Bear River City, Wyoming

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Residence of Ben Hampton, Bear River stage station, Utah

Bear River City, Wyoming is a ghost town that was briefly a rapidly thrown together railroad town, located about ten miles southeast of Evanston, Wyoming, on the Overland Trail and the Emigrant Trail. It is best known for the "Bear River City Riot" that occurred on November 19, 1868.

History[edit]

The town can trace its origins back to the early 1860s. A businessman from Salt Lake City named Joseph F. Nounnan was contracted to construct the Union Pacific railroad grade in the area where it crossed the Bear River in southwestern Wyoming. He constructed a supply depot and lodging for his men on a site along the route of the Overland Stage as well as the path of the California and Mormon emigrant trails.[1] Due to its excellent location, the city grew rapidly. At its peak, the town had its own newspaper office, and a red light district. The town served as a passover for miners, railroad workers, and hunters heading farther into the west.

Bear River City Riot of November 19, 1868[edit]

The "Bear River City Riot" of November 19, 1868 began following the vigilante lynching of a murder suspect who worked for the railroad. This resulted in friends to the lynched man revolting against the vigilantes, which caused the town to erupt in violence. Town Marshal Thomas J. Smith, only recently appointed, immediately took a stand against both factions. There were numerous shootouts during the riot, and almost the entire town was torched, including most town government buildings. Smith stood his ground, but was unable to stop the onslaught of several hundred rioters, with the end result being sixteen people killed.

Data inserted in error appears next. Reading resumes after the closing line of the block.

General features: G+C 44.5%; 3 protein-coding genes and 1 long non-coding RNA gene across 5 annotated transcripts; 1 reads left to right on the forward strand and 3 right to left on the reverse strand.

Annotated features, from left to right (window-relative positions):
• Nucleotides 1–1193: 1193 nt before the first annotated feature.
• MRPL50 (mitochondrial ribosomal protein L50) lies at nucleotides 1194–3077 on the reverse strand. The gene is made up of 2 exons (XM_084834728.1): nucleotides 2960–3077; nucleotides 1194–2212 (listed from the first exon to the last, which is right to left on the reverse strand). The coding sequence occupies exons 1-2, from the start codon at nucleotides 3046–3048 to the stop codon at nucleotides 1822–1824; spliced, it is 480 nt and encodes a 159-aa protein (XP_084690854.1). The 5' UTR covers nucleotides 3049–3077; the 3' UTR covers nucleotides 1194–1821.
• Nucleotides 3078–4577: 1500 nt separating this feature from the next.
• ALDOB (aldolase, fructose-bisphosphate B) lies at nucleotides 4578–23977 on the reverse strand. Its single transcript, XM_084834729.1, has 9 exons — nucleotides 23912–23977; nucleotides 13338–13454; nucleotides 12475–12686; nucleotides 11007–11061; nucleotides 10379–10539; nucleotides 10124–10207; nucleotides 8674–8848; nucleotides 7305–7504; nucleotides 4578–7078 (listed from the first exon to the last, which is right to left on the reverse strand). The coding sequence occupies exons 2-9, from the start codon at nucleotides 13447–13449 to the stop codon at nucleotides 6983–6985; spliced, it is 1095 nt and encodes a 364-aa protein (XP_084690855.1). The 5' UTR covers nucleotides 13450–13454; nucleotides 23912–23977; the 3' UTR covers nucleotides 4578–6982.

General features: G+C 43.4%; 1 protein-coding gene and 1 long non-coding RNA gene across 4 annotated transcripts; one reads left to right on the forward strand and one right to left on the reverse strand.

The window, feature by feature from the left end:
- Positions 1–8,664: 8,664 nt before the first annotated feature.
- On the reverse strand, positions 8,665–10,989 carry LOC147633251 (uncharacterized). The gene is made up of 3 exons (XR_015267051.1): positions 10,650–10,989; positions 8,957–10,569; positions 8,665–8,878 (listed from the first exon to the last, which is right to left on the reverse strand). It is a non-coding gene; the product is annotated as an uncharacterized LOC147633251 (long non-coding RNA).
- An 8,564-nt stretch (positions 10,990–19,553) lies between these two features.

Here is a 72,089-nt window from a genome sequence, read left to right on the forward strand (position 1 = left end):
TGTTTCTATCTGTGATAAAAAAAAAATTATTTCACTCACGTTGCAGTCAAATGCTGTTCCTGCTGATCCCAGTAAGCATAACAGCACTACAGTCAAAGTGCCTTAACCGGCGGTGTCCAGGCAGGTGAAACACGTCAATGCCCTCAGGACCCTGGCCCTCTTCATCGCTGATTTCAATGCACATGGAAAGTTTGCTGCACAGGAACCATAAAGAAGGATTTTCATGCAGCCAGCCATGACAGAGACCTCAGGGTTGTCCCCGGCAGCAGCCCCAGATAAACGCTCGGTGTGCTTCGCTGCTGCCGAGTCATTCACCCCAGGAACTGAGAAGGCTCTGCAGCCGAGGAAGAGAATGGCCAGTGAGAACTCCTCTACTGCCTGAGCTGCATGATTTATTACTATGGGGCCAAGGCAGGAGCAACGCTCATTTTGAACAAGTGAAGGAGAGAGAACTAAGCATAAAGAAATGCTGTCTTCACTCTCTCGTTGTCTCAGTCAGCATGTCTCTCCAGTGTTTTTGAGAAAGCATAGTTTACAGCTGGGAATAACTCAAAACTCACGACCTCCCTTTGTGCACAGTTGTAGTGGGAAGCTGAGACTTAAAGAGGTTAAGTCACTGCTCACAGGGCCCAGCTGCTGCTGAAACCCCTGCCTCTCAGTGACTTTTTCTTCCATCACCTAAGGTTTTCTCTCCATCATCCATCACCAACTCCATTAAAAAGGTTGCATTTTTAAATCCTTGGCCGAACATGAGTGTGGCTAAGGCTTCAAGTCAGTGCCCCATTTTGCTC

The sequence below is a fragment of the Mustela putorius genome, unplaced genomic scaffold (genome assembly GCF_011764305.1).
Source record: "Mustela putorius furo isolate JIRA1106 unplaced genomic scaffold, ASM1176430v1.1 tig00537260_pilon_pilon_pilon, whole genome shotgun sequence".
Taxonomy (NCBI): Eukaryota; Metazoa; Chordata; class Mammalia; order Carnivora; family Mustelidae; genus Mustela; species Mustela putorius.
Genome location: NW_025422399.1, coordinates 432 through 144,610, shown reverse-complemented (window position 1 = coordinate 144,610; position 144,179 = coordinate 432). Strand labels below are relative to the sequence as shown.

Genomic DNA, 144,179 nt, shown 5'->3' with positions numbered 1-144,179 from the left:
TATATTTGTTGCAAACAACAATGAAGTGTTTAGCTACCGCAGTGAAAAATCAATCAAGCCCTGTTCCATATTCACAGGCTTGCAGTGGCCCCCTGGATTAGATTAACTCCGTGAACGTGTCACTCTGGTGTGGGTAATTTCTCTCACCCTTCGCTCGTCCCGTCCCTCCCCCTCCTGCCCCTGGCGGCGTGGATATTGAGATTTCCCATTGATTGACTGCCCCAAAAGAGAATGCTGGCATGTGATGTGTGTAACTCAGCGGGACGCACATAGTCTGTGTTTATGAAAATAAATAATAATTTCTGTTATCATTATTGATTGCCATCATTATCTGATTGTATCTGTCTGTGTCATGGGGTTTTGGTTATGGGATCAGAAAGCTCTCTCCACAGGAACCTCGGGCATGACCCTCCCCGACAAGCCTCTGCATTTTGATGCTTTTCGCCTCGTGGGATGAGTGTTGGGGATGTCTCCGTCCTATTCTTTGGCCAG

Town citizens repelled an assault on the town jail, resulting in the deaths of numerous rioters, and one Bear River City citizen, Steve Stokes. A US Cavalry troop was dispatched from Fort Bridger, and martial law was imposed. The riot essentially ended any future the small town might have had, and it soon became deserted. Marshal Smith moved on to eventually become the Marshal of Abilene, Kansas. His stand during the riot resulted in his nickname, "Bear River" Smith.

References[edit]

  1. ^ Clampitt, John Wesley (1888). Echoes from the Rocky Mountains. National Book Concern. pp. 410–416. 

External links[edit]

Coordinates: 41°10′23″N 110°52′13″W / 41.173033°N 110.870161°W / 41.173033; -110.870161